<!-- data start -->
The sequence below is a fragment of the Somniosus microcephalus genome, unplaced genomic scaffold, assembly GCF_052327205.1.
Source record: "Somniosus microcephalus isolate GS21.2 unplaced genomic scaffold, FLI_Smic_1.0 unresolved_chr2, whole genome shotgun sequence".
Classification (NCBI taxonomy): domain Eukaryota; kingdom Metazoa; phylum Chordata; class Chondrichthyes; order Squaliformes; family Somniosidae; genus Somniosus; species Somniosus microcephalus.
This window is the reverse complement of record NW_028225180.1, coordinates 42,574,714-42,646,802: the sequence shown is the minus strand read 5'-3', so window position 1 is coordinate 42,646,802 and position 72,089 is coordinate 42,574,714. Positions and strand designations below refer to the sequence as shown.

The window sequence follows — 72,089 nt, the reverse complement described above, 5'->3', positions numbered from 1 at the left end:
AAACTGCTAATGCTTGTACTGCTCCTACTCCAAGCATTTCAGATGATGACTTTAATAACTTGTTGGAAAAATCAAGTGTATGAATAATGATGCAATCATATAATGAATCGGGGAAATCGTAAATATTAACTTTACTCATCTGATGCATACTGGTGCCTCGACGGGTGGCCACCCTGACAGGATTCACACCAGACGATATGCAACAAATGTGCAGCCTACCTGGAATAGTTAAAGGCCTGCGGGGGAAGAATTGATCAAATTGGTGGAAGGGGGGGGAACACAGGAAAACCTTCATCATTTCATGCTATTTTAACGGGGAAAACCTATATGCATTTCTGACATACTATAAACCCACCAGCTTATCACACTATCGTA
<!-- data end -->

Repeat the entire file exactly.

The sequence below is a fragment of the Somniosus microcephalus genome, unplaced genomic scaffold, assembly GCF_052327205.1.
Source record: "Somniosus microcephalus isolate GS21.2 unplaced genomic scaffold, FLI_Smic_1.0 unresolved_chr2, whole genome shotgun sequence".
Classification (NCBI taxonomy): domain Eukaryota; kingdom Metazoa; phylum Chordata; class Chondrichthyes; order Squaliformes; family Somniosidae; genus Somniosus; species Somniosus microcephalus.
This window is the reverse complement of record NW_028225180.1, coordinates 42,574,714-42,646,802: the sequence shown is the minus strand read 5'-3', so window position 1 is coordinate 42,646,802 and position 72,089 is coordinate 42,574,714. Positions and strand designations below refer to the sequence as shown.

The window sequence follows — 72,089 nt, the reverse complement described above, 5'->3', positions numbered from 1 at the left end:
AAACTGCTAATGCTTGTACTGCTCCTACTCCAAGCATTTCAGATGATGACTTTAATAACTTGTTGGAAAAATCAAGTGTATGAATAATGATGCAATCATATAATGAATCGGGGAAATCGTAAATATTAACTTTACTCATCTGATGCATACTGGTGCCTCGACGGGTGGCCACCCTGACAGGATTCACACCAGACGATATGCAACAAATGTGCAGCCTACCTGGAATAGTTAAAGGCCTGCGGGGGAAGAATTGATCAAATTGGTGGAAGGGGGGGGAACACAGGAAAACCTTCATCATTTCATGCTATTTTAACGGGGAAAACCTATATGCATTTCTGACATACTATAAACCCACCAGCTTATCACACTATCGTA